Empirical evidence does not lend much support to the notion that climate is headed precipitately toward more extreme heat and drought. The drought of 1999 covered a smaller area than the 1988 drought, when the Mississippi almost dried up. And 1988 was a temporary inconvenience as compared with repeated droughts during the 1930s “Dust Bowl” that caused an exodus from the prairies, as chronicled in Steinbeck’s Grapes of Wrath.
in the U.S. there has been little temperature change in the past 50 years, the time of rapidly increasing greenhouse gases — in fact, there was a slight cooling throughout much of the country
The EPA has also published data showing that the 1930s was by far the hottest decade.
Why are NOAA and NASA trying to change the story now? Why don’t they tell us that they are altering the data? Why don’t they tell us that prior to altering the data, thermometers show that 1934 was just as warm as 2012?
Even if they believe that their adjustments are legitimate, it is extremely unethical for them to publish press releases which don’t acknowledge that the thermometer data shows no warming in the US.
SOURCE (See the original for links)
Hansen : Obama Has One Week Left To Save The Planet
History is always pesky to the Left. It regularly reveals the falsity of their assertions
On January 17, 2009 – NASA’s James Hansen told us that Obama had only four years to save the planet. The clock is ticking, as Obama only has seven days remaining to rescue the Earth.
Obama lost some time playing golf this week, but I am betting that he will rescue the planet sometime on Friday.
Virginia: Energy Capitol of the East coast?
With a flood of new federal regulations hitting everything from healthcare, energy, food safety, and bird protection, it is encouraging to know that some states can still think for themselves. In Virginia, Governor Bob McDonnell, while campaigning, declared that he was going to make Virginia the Energy Capitol of the East Coast—after all Virginia is blessed with abundant energy resources such as coal, offshore oil and gas, and one of the largest uranium deposits in the world. His plans have been thwarted by the federal government.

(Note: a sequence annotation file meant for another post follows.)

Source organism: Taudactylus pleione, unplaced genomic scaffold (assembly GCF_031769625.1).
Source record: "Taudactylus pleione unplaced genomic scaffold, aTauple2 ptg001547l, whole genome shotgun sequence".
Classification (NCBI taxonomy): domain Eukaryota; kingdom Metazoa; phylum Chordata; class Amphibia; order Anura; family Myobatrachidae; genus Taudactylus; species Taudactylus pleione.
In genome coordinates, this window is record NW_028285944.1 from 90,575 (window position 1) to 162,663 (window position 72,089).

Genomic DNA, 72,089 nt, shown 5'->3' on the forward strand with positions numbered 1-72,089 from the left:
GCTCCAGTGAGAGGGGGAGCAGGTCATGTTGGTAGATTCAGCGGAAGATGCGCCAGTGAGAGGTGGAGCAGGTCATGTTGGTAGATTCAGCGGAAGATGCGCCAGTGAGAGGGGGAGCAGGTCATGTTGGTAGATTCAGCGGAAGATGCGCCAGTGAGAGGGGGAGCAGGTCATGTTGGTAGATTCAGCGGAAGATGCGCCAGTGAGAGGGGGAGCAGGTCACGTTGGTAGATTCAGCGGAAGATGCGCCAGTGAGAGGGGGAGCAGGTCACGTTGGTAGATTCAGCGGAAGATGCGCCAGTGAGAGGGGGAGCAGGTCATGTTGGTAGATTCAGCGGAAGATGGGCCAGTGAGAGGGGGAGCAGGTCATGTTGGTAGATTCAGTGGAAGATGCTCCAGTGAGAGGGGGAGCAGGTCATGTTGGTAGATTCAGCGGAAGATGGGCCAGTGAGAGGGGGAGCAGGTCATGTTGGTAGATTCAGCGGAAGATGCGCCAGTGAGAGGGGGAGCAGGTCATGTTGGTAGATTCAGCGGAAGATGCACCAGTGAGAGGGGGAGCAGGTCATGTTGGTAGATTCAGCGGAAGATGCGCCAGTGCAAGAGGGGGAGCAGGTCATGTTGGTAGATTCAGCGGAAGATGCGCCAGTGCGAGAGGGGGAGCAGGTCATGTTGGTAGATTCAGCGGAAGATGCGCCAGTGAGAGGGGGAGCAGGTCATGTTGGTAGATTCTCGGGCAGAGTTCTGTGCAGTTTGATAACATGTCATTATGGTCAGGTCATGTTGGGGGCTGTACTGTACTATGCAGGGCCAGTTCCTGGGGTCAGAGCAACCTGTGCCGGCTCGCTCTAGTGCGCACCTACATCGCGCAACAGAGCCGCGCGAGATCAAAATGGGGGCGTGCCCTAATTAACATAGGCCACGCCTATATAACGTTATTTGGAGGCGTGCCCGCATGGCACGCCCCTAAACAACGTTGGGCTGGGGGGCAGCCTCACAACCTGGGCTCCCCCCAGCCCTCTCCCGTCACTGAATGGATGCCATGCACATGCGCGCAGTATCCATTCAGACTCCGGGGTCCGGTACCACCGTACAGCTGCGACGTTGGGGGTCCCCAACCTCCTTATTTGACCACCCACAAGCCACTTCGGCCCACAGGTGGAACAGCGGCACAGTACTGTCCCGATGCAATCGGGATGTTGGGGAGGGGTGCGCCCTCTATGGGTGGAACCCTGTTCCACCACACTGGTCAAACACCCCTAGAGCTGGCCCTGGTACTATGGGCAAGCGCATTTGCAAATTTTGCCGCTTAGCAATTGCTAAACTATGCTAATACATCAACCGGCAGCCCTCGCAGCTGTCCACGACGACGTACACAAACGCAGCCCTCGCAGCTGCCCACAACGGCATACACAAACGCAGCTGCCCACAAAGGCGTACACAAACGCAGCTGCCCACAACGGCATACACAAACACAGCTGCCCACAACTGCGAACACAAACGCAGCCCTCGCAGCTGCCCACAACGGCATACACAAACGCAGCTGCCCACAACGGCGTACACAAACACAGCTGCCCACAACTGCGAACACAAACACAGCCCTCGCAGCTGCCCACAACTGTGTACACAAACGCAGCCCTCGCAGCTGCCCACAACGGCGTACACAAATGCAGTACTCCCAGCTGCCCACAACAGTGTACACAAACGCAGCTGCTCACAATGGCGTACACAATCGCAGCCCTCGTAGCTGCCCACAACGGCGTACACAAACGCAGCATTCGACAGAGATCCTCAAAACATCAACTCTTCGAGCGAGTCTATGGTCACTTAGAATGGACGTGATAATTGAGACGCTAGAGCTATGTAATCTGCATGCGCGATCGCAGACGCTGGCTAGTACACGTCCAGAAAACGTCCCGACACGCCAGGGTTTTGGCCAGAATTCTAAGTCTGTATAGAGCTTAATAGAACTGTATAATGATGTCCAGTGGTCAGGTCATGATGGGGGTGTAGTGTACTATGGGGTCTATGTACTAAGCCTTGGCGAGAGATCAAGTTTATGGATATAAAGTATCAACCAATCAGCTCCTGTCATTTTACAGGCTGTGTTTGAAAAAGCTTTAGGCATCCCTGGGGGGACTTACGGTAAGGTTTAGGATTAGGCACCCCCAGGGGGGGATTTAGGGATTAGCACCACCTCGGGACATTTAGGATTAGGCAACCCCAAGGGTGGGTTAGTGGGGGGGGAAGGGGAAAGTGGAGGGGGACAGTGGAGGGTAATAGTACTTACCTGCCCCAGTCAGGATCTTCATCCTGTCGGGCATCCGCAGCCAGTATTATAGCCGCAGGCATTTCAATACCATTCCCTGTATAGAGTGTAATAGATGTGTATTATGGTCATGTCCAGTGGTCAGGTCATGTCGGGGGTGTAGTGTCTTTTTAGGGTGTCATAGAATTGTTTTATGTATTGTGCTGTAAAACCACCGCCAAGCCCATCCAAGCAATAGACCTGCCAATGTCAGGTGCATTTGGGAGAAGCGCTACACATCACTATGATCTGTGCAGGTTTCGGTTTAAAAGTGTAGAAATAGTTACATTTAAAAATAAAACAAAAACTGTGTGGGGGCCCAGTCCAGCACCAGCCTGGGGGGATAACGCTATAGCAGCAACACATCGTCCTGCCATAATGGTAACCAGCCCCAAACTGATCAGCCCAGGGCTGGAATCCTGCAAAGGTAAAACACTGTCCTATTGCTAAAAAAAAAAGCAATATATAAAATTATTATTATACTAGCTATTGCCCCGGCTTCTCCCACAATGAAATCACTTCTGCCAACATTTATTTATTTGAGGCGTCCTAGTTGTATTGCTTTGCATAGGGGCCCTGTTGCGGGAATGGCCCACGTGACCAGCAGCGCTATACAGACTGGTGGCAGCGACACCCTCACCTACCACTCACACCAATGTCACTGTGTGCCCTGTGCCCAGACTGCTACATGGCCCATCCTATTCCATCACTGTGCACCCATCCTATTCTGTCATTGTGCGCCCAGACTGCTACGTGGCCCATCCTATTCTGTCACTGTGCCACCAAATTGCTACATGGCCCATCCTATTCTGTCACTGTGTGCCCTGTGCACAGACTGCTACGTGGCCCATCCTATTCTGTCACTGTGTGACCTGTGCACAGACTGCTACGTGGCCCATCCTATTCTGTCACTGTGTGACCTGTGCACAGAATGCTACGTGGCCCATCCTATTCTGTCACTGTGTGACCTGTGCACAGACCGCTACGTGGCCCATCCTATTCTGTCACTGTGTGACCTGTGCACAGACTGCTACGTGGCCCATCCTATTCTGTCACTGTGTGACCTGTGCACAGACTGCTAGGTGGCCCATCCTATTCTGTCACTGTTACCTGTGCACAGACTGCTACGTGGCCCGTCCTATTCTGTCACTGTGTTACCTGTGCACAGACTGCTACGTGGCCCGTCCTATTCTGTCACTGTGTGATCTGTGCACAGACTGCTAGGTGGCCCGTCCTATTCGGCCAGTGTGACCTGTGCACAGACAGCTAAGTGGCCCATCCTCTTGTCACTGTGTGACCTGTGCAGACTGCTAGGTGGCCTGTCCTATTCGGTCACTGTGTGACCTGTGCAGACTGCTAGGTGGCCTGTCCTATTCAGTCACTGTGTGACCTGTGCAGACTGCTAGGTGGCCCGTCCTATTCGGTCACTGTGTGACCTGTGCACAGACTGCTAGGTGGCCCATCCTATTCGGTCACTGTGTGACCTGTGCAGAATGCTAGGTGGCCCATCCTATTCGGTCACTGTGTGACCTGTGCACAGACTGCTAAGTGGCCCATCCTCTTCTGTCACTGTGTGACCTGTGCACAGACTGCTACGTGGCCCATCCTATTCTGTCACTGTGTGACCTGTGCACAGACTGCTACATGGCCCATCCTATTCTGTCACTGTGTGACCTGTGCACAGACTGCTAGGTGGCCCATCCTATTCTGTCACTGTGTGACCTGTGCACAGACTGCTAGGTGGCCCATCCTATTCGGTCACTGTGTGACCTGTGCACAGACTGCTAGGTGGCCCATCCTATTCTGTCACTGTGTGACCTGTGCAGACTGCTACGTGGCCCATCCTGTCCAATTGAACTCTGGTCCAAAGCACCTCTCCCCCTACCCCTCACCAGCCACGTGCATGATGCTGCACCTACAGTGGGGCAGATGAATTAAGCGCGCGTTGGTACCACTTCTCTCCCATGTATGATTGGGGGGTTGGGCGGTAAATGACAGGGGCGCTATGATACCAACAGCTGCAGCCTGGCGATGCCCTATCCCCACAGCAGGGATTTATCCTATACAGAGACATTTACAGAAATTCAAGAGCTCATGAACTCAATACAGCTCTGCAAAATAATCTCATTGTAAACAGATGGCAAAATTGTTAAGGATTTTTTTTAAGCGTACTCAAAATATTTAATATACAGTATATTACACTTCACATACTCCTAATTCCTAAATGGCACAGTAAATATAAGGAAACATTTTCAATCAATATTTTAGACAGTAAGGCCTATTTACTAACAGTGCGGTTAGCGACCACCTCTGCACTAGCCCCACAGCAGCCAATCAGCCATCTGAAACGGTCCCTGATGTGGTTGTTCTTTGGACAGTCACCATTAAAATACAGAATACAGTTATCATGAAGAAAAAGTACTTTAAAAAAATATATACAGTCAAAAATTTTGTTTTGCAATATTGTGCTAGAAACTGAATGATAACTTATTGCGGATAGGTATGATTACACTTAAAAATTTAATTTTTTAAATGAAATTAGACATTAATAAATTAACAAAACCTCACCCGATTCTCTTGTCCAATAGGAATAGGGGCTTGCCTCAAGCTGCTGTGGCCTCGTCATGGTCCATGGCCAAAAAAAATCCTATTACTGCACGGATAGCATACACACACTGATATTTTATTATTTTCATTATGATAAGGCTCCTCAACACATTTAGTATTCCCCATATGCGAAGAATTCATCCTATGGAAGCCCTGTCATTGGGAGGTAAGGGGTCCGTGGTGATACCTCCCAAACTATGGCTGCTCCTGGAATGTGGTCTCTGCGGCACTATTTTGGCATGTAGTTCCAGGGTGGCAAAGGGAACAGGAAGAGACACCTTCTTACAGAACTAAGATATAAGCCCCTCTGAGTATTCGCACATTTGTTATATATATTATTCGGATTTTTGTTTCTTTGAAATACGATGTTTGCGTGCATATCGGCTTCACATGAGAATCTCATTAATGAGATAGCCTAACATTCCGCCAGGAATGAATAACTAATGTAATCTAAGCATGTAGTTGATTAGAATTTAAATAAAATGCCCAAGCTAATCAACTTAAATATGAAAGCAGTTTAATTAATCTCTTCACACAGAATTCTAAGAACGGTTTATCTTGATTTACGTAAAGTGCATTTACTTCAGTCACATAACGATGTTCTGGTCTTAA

The EPA is trying to regulate coal mining out of existence. Federal restrictions have prevented Virginia from being able to access its offshore oil and gas resources—despite bipartisan support within the state for drilling. However, on Monday, January 7, McDonnell was handed an opportunity to differentiate himself from President Obama—something all upwardly mobile Republicans are going to have to do following the disappointing fiscal cliff deal.
With just one year left in his term, the rising-star Republican governor can still make good on his campaign promise. Under his control is uranium mining in Virginia.
Virginia has maintained a moratorium on uranium mining for more than 30 years. It has never happened in the state—as a result, there are no guidelines or regulations for how to do it. The environmental lobby, that opposes extraction of anything, has been able to keep the moratorium in place by maximizing the fear of the unknown.
While McDonnell didn’t initially come out in favor of uranium mining—instead dodging a decision by having studies done and commissions appointed, he has come to realize that the environmentalists just don’t want any extraction. During at 2012 radio interview he sounded frustrated when he said: “These people don't want us to even study it. They've made their decision. They've made up their mind that they don't want us to look at it. They don't want us to study it. They don't want us to have any mining going on. That's just ridiculous. What I want to do is just get the facts. I don't have a decision made. They do. Our job—at the direction of the General Assembly—is to get the facts and to determine ‘can we mine it safely?’”
Well, the facts are in.
The Coal and Energy Commission’s Uranium Study Subcommittee (made up of legislators and citizens) commissioned two studies—one “quantitative” that reviewed the technical issues which was conducted by the National Research Council of the National Academy of Sciences; and the other “qualitative” that evaluated questions of probable social and economic consequences that was conducted by a private firm: Chmura Associates of Richmond. With the study results in, public hearings held, and field trips to the Coles Hill uranium deposit and to safe and successful mining operations in Canada, the Commission, on January 7, voted 11-2 to lift the 31-year old moratorium—subject to approval by the General Assembly.
Others such as the Heritage Foundation and the Heartland Institute have weighed in in favor of the Coles Hill project. Jay Lehr, who holds a Ph.D. in groundwater hydrology from the University of Arizona and is editor of the Nuclear Energy Encyclopedia, said the following regarding the January 7 decision:
“It is a great day indeed when a government body listens to science in making decisions that impact a state’s economy in a positive way. That is what occurred today when Virginia officials recommended lifting a long-held moratorium on uranium mining within its boundaries.